5. Backup Location : /opt/PostgreSQL/9.3/backups

Keep in mind, working with pause recovery need compulsory changes on main cluster($PGDATA) "wal_level" set to "hot_standby" and on recovery cluster(file system-level backup) "hot_standby" set to "ON". I have made these changes to main cluster, restarted the cluster to take effect and initiated the backup. If you don't mind make a note it simply a demo, so my WAL archives might not be gigantic  number's as they are in few numbers. I have listed WAL archives too here, which were generated from the time of backup to crash.
-bash-4.1$ psql -c "select count(*), now() from demo;"
  count  |              now
---------+-------------------------------
 1000000 | 2014-04-04 15:06:04.036928-07
(1 row)

-bash-4.1$ pg_basebackup -D /opt/PostgreSQL/9.3/backup/data_pitr          -- I have my $PGDATA, $PGUSER, $PGPORT set, so its a straight command in my case
NOTICE:  pg_stop_backup complete, all required WAL segments have been archived
Current state of WAL archives and $PGDATA/pg_xlog
-bash-4.1$ ls -lrth /opt/PostgreSQL/9.3/archives
-rw------- 1 postgres postgres 16M Apr  4 16:01 00000001000000000000001C
-rw------- 1 postgres postgres 16M Apr  4 16:01 00000001000000000000001D
-rw------- 1 postgres postgres 289 Apr  4 16:06 00000001000000000000001E.000000C8.backup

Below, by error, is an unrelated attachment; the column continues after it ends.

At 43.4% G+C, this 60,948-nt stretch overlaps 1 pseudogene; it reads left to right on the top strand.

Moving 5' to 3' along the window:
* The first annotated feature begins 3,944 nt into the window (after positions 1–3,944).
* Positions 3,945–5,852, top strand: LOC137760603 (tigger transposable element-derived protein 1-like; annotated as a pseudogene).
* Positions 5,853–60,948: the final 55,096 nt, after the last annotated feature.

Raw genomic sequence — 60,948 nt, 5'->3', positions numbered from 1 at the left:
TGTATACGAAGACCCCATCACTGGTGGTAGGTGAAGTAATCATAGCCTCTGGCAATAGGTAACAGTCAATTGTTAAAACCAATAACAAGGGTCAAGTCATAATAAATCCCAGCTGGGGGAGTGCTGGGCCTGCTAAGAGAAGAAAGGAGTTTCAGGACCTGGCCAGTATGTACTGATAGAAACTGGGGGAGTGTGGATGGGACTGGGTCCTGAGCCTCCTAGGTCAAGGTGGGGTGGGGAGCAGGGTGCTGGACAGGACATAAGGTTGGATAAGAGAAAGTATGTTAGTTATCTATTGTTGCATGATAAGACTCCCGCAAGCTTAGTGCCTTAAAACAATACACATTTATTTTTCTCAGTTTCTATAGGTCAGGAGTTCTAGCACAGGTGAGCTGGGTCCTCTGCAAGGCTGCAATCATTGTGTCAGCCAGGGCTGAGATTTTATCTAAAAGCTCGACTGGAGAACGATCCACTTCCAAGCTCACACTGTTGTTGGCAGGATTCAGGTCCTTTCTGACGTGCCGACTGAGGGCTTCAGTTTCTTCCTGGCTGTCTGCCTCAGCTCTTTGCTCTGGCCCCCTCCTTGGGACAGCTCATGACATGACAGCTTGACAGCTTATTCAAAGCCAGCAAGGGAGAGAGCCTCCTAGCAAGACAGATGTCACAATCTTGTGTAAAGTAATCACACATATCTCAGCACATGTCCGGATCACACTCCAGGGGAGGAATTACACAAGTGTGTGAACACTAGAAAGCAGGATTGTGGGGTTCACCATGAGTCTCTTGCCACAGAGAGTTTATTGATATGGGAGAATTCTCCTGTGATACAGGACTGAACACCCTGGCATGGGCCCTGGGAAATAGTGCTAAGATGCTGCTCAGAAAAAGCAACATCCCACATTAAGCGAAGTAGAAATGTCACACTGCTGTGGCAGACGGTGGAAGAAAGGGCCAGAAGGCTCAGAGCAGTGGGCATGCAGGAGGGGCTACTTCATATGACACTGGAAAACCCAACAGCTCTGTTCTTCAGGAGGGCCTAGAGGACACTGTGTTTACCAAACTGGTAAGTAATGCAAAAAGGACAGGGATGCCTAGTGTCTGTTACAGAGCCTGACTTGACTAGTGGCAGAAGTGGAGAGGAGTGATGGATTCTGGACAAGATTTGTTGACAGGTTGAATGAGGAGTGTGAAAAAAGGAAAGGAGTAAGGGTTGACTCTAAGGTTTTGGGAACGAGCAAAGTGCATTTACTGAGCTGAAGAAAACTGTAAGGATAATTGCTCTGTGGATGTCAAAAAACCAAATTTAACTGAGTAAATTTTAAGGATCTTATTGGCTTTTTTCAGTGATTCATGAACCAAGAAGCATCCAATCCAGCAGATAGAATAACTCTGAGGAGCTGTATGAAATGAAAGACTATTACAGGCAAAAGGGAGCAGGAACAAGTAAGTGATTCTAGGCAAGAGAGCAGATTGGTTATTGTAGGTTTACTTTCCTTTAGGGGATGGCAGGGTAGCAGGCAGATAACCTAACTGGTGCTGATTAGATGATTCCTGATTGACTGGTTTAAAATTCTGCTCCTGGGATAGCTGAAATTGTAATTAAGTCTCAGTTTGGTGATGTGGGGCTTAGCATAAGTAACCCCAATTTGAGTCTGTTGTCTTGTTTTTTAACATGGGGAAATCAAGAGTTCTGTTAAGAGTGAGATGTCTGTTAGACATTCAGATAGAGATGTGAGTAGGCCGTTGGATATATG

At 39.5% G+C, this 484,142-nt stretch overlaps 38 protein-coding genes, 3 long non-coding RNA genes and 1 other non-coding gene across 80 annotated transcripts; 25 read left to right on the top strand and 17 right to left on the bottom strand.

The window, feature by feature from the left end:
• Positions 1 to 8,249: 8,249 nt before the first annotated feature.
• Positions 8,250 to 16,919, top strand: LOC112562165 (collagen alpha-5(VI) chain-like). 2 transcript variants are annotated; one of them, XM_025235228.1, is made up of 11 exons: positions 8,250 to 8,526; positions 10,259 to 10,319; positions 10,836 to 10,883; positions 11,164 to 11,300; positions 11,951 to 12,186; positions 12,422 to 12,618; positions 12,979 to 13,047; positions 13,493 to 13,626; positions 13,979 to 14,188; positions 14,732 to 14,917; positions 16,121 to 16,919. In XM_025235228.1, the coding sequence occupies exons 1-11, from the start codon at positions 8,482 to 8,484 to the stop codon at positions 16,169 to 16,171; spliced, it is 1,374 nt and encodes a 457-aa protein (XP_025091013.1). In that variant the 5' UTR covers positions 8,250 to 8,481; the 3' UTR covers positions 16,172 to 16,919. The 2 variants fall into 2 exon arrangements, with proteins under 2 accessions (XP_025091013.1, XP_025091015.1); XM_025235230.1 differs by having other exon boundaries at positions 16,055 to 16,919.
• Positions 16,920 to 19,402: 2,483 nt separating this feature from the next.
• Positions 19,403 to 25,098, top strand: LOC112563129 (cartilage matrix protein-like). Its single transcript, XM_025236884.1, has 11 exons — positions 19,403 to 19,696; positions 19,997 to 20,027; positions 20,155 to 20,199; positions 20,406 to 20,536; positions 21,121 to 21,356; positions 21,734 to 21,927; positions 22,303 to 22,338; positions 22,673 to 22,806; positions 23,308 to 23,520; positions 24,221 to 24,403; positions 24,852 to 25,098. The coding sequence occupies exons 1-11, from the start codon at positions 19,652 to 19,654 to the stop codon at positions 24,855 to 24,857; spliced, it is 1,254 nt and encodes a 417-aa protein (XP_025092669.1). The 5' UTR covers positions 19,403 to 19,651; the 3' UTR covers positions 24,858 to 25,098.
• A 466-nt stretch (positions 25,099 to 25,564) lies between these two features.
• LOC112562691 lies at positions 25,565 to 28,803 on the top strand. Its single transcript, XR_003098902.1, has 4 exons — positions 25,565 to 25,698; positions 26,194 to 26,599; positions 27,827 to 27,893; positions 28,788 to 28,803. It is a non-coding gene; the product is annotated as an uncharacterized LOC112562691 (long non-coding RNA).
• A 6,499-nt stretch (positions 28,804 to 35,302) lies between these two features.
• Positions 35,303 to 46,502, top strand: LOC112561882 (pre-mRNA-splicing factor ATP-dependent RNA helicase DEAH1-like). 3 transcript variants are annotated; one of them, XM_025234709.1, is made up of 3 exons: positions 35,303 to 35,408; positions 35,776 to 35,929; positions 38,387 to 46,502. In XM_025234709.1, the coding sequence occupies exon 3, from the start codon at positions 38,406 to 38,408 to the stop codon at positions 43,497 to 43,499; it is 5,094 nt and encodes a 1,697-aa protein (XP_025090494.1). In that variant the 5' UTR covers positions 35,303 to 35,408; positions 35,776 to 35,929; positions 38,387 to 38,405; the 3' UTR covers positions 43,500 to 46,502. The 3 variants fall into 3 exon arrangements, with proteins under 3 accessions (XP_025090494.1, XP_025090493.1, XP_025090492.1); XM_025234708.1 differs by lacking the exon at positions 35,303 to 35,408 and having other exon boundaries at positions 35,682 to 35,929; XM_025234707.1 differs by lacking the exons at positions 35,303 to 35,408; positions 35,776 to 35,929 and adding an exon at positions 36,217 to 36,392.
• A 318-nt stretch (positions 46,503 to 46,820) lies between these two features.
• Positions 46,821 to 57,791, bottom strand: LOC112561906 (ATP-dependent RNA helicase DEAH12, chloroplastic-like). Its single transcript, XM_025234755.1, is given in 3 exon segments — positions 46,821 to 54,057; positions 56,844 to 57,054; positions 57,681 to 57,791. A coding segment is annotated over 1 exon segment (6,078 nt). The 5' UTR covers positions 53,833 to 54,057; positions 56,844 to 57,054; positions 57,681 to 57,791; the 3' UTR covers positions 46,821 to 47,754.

-rw------- 1 postgres postgres 16M Apr  4 16:06 00000001000000000000001E

-bash-4.1$ ls -lrth /opt/PostgreSQL/9.3/data/pg_xlog | tail -4
-rw------- 1 postgres postgres 289 Apr  4 16:06 00000001000000000000001E.000000C8.backup
-rw------- 1 postgres postgres 16M Apr  4 16:06 00000001000000000000001E
-rw------- 1 postgres postgres 16M Apr  4 16:06 00000001000000000000001F
drwx------ 2 postgres postgres 4.0K Apr  4 16:13 archive_status
Fine now, we have the backup copy, lets INSERT few records in three parts by noting the time, so it will help to pause recovery and additionally see the WAL's produced from the time of FSB.
-bash-4.1$ psql -c "insert into demo values (generate_series(1,1000000));"
INSERT 0 1000000
-bash-4.1$ psql -c "select count(*),now() from demo;"
  count  |              now
---------+-------------------------------
 2000000 | 2014-04-04 16:06:34.941615-07
(1 row)
-bash-4.1$ psql -c "insert into demo values (generate_series(1,1000000));"
INSERT 0 1000000
-bash-4.1$ psql -c "select count(*),now() from demo;"
  count  |              now
---------+-------------------------------